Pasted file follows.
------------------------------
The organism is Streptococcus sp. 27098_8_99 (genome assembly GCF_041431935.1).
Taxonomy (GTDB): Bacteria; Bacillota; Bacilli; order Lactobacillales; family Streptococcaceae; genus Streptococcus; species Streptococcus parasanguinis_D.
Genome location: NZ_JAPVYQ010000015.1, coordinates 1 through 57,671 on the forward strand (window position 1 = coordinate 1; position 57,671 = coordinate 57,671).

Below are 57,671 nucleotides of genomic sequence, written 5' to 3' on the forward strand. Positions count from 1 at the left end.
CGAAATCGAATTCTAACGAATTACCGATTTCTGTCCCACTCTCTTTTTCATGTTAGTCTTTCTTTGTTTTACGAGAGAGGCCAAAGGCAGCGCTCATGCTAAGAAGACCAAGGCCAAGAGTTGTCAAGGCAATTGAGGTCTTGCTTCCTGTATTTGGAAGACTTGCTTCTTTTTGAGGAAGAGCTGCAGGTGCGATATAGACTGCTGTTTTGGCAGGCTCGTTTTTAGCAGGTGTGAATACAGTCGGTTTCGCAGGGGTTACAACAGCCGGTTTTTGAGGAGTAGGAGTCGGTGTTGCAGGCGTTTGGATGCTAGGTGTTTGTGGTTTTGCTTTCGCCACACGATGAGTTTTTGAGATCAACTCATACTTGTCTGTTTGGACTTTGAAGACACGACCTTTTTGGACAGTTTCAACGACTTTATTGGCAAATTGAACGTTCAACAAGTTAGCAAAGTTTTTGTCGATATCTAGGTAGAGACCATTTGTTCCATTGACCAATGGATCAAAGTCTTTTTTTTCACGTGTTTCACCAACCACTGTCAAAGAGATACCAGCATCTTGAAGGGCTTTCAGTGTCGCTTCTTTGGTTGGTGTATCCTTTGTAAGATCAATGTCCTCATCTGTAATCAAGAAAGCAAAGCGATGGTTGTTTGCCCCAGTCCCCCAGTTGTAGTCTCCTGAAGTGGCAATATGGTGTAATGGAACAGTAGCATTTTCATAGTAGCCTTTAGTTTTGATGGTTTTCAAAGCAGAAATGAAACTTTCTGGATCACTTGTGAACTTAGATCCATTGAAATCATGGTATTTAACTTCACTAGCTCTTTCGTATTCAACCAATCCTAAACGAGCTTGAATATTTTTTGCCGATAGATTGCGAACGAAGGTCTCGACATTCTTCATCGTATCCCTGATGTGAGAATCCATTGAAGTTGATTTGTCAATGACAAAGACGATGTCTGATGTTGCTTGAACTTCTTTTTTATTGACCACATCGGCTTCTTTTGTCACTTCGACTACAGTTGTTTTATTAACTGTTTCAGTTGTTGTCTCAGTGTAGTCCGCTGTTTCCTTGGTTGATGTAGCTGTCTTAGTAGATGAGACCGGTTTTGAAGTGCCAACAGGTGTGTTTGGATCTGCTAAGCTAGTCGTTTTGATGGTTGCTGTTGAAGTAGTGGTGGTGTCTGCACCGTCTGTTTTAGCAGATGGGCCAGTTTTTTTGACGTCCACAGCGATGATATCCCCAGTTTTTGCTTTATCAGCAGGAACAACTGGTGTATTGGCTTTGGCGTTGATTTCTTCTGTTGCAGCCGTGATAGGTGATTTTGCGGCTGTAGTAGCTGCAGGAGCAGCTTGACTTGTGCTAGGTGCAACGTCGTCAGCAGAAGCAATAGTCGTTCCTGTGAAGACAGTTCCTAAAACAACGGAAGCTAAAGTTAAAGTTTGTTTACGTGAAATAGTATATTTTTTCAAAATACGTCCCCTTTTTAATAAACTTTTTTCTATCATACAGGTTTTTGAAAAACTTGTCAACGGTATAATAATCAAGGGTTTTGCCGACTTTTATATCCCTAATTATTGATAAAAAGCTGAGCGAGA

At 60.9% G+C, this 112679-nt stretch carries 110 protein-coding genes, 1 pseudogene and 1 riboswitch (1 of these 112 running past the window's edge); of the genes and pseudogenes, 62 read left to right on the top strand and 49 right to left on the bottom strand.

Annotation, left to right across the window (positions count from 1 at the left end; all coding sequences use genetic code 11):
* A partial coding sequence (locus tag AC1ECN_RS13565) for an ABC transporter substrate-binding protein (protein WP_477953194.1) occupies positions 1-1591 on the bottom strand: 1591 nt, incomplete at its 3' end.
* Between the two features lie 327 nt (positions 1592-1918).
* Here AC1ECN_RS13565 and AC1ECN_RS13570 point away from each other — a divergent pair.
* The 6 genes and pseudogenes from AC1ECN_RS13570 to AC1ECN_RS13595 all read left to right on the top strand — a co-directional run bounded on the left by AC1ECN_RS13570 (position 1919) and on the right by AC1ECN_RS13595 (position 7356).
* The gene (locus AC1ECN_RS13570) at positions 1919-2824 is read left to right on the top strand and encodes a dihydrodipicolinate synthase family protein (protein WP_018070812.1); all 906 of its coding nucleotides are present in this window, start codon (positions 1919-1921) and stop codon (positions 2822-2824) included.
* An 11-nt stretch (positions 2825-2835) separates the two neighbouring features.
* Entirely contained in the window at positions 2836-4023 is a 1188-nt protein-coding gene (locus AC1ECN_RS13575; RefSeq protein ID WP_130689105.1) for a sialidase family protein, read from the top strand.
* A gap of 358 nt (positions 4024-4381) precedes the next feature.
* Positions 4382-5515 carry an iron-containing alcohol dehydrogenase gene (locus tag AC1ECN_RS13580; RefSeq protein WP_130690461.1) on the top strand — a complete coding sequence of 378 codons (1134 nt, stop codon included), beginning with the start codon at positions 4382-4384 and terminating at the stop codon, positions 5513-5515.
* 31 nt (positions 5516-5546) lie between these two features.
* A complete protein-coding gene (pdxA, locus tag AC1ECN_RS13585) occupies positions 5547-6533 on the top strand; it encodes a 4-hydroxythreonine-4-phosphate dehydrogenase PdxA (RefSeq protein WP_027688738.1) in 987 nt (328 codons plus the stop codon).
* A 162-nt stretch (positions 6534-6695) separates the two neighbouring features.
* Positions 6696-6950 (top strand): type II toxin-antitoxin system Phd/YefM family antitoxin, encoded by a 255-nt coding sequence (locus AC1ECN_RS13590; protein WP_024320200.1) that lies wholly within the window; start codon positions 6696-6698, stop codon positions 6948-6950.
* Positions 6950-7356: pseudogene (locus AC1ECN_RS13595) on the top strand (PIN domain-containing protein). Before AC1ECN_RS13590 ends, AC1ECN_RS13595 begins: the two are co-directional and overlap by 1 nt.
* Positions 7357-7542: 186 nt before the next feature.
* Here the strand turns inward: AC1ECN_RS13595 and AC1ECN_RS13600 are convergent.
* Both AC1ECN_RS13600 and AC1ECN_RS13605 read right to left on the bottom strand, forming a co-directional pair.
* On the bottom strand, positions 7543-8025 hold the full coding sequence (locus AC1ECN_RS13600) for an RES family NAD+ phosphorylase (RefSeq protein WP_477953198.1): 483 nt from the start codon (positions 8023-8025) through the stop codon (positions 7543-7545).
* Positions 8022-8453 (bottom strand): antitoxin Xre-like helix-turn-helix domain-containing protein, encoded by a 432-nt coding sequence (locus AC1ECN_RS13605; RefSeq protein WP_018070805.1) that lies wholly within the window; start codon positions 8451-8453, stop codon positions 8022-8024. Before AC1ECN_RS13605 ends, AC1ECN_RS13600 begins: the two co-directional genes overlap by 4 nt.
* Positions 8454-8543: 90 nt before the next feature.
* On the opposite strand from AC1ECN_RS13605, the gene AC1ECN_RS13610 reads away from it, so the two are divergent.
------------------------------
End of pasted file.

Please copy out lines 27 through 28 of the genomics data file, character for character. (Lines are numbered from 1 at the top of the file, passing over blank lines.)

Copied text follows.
* Positions 8454-8543: 90 nt before the next feature.
* On the opposite strand from AC1ECN_RS13605, the gene AC1ECN_RS13610 reads away from it, so the two are divergent.